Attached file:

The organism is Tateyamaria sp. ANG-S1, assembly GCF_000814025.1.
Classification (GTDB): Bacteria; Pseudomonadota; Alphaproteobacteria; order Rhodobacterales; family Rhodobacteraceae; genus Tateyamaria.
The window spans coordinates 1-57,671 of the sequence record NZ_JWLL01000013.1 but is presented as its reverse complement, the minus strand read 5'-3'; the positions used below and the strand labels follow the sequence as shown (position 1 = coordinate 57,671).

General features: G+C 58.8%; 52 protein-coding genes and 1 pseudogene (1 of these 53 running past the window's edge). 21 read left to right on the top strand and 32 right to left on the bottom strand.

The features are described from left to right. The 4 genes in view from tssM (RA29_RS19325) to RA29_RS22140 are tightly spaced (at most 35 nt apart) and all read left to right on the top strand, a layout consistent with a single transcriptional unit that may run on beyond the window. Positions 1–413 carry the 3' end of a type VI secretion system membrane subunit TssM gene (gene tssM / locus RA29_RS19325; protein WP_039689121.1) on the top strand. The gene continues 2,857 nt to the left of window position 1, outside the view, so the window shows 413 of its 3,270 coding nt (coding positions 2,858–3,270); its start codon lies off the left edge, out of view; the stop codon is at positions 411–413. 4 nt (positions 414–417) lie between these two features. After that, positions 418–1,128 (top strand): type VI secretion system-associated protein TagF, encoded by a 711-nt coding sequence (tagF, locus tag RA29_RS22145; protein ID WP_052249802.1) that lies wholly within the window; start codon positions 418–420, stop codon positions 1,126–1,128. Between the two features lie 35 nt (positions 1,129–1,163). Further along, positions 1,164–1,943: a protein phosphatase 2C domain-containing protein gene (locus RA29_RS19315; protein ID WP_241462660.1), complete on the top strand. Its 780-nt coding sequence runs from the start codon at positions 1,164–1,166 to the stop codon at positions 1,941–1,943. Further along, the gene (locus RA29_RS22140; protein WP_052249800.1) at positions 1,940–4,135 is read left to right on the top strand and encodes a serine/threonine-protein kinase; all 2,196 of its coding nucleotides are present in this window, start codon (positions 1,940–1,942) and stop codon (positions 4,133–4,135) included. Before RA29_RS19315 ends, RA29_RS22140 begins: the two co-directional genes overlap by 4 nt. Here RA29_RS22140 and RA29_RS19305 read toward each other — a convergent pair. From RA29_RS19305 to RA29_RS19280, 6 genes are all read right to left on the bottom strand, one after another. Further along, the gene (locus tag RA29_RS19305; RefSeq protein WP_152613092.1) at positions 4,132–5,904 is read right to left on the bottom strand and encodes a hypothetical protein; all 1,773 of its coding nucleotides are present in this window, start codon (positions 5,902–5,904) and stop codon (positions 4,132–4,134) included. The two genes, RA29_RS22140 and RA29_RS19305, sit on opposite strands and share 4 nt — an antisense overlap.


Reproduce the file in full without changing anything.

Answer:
The organism is Tateyamaria sp. ANG-S1, assembly GCF_000814025.1.
Classification (GTDB): Bacteria; Pseudomonadota; Alphaproteobacteria; order Rhodobacterales; family Rhodobacteraceae; genus Tateyamaria.
The window spans coordinates 1-57,671 of the sequence record NZ_JWLL01000013.1 but is presented as its reverse complement, the minus strand read 5'-3'; the positions used below and the strand labels follow the sequence as shown (position 1 = coordinate 57,671).

General features: G+C 58.8%; 52 protein-coding genes and 1 pseudogene (1 of these 53 running past the window's edge). 21 read left to right on the top strand and 32 right to left on the bottom strand.

The features are described from left to right. The 4 genes in view from tssM (RA29_RS19325) to RA29_RS22140 are tightly spaced (at most 35 nt apart) and all read left to right on the top strand, a layout consistent with a single transcriptional unit that may run on beyond the window. Positions 1–413 carry the 3' end of a type VI secretion system membrane subunit TssM gene (gene tssM / locus RA29_RS19325; protein WP_039689121.1) on the top strand. The gene continues 2,857 nt to the left of window position 1, outside the view, so the window shows 413 of its 3,270 coding nt (coding positions 2,858–3,270); its start codon lies off the left edge, out of view; the stop codon is at positions 411–413. 4 nt (positions 414–417) lie between these two features. After that, positions 418–1,128 (top strand): type VI secretion system-associated protein TagF, encoded by a 711-nt coding sequence (tagF, locus tag RA29_RS22145; protein ID WP_052249802.1) that lies wholly within the window; start codon positions 418–420, stop codon positions 1,126–1,128. Between the two features lie 35 nt (positions 1,129–1,163). Further along, positions 1,164–1,943: a protein phosphatase 2C domain-containing protein gene (locus RA29_RS19315; protein ID WP_241462660.1), complete on the top strand. Its 780-nt coding sequence runs from the start codon at positions 1,164–1,166 to the stop codon at positions 1,941–1,943. Further along, the gene (locus RA29_RS22140; protein WP_052249800.1) at positions 1,940–4,135 is read left to right on the top strand and encodes a serine/threonine-protein kinase; all 2,196 of its coding nucleotides are present in this window, start codon (positions 1,940–1,942) and stop codon (positions 4,133–4,135) included. Before RA29_RS19315 ends, RA29_RS22140 begins: the two co-directional genes overlap by 4 nt. Here RA29_RS22140 and RA29_RS19305 read toward each other — a convergent pair. From RA29_RS19305 to RA29_RS19280, 6 genes are all read right to left on the bottom strand, one after another. Further along, the gene (locus tag RA29_RS19305; RefSeq protein WP_152613092.1) at positions 4,132–5,904 is read right to left on the bottom strand and encodes a hypothetical protein; all 1,773 of its coding nucleotides are present in this window, start codon (positions 5,902–5,904) and stop codon (positions 4,132–4,134) included. The two genes, RA29_RS22140 and RA29_RS19305, sit on opposite strands and share 4 nt — an antisense overlap.